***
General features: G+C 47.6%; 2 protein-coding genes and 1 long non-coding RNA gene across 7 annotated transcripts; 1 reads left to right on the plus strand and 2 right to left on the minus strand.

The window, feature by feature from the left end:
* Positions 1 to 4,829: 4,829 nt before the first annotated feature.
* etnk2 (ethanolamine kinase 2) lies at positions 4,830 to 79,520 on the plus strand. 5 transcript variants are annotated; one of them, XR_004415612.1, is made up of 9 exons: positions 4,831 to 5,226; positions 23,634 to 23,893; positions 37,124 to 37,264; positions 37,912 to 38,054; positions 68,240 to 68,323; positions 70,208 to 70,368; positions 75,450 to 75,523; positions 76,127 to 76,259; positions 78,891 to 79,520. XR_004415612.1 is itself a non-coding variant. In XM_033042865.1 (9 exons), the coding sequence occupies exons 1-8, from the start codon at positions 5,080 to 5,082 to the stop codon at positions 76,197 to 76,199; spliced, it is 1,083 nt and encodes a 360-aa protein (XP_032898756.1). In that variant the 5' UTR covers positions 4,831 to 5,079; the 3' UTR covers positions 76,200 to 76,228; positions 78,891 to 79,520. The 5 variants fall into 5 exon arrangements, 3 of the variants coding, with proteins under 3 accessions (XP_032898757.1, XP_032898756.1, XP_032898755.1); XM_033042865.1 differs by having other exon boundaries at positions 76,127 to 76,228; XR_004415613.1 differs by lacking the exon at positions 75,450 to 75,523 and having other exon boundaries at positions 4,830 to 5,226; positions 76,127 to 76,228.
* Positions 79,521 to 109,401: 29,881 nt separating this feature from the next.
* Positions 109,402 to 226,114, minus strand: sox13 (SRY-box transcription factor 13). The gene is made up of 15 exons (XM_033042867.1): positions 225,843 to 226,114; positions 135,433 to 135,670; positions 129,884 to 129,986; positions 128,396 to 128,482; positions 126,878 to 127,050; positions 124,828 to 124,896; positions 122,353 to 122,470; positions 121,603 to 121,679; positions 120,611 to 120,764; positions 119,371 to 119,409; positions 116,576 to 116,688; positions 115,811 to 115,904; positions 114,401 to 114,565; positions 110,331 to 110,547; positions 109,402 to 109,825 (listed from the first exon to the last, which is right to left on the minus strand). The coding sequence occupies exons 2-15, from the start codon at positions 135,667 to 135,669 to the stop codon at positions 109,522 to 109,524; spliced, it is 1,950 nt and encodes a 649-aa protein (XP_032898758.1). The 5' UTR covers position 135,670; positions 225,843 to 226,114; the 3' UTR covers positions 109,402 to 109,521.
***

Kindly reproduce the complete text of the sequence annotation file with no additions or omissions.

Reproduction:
General features: G+C 47.6%; 2 protein-coding genes and 1 long non-coding RNA gene across 7 annotated transcripts; 1 reads left to right on the plus strand and 2 right to left on the minus strand.

The window, feature by feature from the left end:
* Positions 1 to 4,829: 4,829 nt before the first annotated feature.
* etnk2 (ethanolamine kinase 2) lies at positions 4,830 to 79,520 on the plus strand. 5 transcript variants are annotated; one of them, XR_004415612.1, is made up of 9 exons: positions 4,831 to 5,226; positions 23,634 to 23,893; positions 37,124 to 37,264; positions 37,912 to 38,054; positions 68,240 to 68,323; positions 70,208 to 70,368; positions 75,450 to 75,523; positions 76,127 to 76,259; positions 78,891 to 79,520. XR_004415612.1 is itself a non-coding variant. In XM_033042865.1 (9 exons), the coding sequence occupies exons 1-8, from the start codon at positions 5,080 to 5,082 to the stop codon at positions 76,197 to 76,199; spliced, it is 1,083 nt and encodes a 360-aa protein (XP_032898756.1). In that variant the 5' UTR covers positions 4,831 to 5,079; the 3' UTR covers positions 76,200 to 76,228; positions 78,891 to 79,520. The 5 variants fall into 5 exon arrangements, 3 of the variants coding, with proteins under 3 accessions (XP_032898757.1, XP_032898756.1, XP_032898755.1); XM_033042865.1 differs by having other exon boundaries at positions 76,127 to 76,228; XR_004415613.1 differs by lacking the exon at positions 75,450 to 75,523 and having other exon boundaries at positions 4,830 to 5,226; positions 76,127 to 76,228.
* Positions 79,521 to 109,401: 29,881 nt separating this feature from the next.
* Positions 109,402 to 226,114, minus strand: sox13 (SRY-box transcription factor 13). The gene is made up of 15 exons (XM_033042867.1): positions 225,843 to 226,114; positions 135,433 to 135,670; positions 129,884 to 129,986; positions 128,396 to 128,482; positions 126,878 to 127,050; positions 124,828 to 124,896; positions 122,353 to 122,470; positions 121,603 to 121,679; positions 120,611 to 120,764; positions 119,371 to 119,409; positions 116,576 to 116,688; positions 115,811 to 115,904; positions 114,401 to 114,565; positions 110,331 to 110,547; positions 109,402 to 109,825 (listed from the first exon to the last, which is right to left on the minus strand). The coding sequence occupies exons 2-15, from the start codon at positions 135,667 to 135,669 to the stop codon at positions 109,522 to 109,524; spliced, it is 1,950 nt and encodes a 649-aa protein (XP_032898758.1). The 5' UTR covers position 135,670; positions 225,843 to 226,114; the 3' UTR covers positions 109,402 to 109,521.